MIT undergraduates now carry more computing power in their pockets than the Apollo projects had to put a man on the moon. Indeed, according to the U.S. Supreme Court, cell phones are “such a pervasive and insistent part of daily life that the proverbial visitor from Mars might conclude they were an important feature of human anatomy.” How have these changes in computational power refashioned fundamental questions about community, identity, democracy, and knowledge itself? Moreover, as computational tools, and the changes they make possible, become more complex, how do we evaluate these fundamental shifts with a common language?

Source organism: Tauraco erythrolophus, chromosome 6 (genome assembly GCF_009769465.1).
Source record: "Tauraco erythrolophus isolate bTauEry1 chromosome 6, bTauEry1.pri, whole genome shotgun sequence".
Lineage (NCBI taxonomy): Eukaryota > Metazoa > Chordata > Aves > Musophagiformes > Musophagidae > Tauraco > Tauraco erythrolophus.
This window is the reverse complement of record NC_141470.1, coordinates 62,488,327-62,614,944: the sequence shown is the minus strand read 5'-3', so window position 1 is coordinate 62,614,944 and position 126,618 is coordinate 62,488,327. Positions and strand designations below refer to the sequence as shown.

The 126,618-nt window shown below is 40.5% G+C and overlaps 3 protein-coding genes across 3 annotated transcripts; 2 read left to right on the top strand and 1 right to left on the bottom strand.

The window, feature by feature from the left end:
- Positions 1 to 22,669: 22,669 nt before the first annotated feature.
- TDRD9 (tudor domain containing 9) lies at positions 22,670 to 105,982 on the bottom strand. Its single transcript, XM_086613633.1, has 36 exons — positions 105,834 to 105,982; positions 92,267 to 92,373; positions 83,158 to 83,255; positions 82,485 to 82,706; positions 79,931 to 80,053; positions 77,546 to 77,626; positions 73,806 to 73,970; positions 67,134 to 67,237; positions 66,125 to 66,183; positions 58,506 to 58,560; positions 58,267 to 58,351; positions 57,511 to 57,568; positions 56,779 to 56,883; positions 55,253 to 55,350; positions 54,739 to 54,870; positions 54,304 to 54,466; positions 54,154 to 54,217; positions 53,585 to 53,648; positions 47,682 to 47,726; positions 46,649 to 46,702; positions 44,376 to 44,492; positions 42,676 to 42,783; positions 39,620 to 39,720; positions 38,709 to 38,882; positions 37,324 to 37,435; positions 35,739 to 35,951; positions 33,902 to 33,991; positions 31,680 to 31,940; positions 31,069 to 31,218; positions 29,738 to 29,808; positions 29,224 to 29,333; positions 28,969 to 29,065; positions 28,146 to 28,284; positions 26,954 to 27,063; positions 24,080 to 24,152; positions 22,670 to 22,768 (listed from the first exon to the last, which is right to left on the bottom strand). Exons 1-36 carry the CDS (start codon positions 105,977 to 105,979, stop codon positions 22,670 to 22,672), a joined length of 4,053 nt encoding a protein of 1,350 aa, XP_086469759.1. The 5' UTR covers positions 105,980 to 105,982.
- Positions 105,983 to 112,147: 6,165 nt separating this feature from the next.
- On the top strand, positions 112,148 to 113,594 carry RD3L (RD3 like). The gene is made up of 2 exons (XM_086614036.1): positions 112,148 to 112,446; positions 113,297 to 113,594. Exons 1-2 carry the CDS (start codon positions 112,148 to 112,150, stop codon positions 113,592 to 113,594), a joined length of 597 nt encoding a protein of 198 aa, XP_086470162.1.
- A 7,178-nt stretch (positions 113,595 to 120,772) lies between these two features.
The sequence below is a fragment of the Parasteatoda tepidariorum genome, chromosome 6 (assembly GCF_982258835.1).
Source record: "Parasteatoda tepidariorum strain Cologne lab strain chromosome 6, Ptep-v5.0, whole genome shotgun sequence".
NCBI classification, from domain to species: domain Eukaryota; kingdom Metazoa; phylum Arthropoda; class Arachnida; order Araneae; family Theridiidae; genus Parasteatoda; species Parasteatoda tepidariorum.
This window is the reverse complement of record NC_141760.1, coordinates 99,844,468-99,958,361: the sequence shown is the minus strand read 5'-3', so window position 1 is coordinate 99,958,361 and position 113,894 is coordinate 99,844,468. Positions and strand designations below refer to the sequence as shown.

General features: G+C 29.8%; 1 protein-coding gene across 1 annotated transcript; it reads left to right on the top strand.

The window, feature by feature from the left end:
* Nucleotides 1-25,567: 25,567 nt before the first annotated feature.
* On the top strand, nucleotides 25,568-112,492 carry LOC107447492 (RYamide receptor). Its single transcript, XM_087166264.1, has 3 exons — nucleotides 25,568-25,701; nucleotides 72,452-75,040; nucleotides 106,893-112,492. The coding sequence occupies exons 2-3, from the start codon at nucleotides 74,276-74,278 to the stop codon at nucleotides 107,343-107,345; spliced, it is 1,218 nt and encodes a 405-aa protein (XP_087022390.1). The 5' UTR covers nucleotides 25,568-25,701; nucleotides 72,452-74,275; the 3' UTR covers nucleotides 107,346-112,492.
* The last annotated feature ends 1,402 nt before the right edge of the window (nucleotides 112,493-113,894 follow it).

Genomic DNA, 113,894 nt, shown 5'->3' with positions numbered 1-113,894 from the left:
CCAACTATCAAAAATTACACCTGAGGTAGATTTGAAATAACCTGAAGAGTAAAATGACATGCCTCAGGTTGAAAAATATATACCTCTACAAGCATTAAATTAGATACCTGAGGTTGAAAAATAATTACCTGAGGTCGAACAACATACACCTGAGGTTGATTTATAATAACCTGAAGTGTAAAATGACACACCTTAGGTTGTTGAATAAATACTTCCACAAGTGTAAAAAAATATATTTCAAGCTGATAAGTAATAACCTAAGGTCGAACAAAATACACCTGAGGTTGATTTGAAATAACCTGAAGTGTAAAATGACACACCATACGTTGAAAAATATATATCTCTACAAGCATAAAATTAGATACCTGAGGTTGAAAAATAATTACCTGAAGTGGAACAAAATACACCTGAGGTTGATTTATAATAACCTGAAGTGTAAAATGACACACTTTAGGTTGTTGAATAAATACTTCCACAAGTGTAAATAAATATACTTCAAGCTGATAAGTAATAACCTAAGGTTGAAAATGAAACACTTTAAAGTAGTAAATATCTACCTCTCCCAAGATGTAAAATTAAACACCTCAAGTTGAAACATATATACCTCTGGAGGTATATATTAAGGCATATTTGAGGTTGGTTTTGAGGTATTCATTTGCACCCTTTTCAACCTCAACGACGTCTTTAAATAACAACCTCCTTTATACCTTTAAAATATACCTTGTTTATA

MIT scholars, led by the School of Humanities, Arts, and Social Sciences (SHASS), are working to develop that shared language. Anchored in MIT’s longstanding commitment to the greater public good, the Computational Cultures Initiative seeks to incubate vital exchanges between cutting-edge technologists and distinguished historians, philosophers, anthropologists, political scientists, and others who study the human impacts of technological change. Through workshops, lectures, classes, and social events focused on sustained humanistic and interdisciplinary research, the Computational Cultures Initiative will offer spaces to make sense of the algorithms that sort the news and sentence prisoners, the social media platforms that shape political debate, and the mathematical models that forecast financial futures or draw electoral maps. In a time of increasing global uncertainty, we seek to build more responsible technologies, cultivate social consciousness among scientists and engineers, foster broader public understanding of computational cultures, and develop prescient policy recommendations.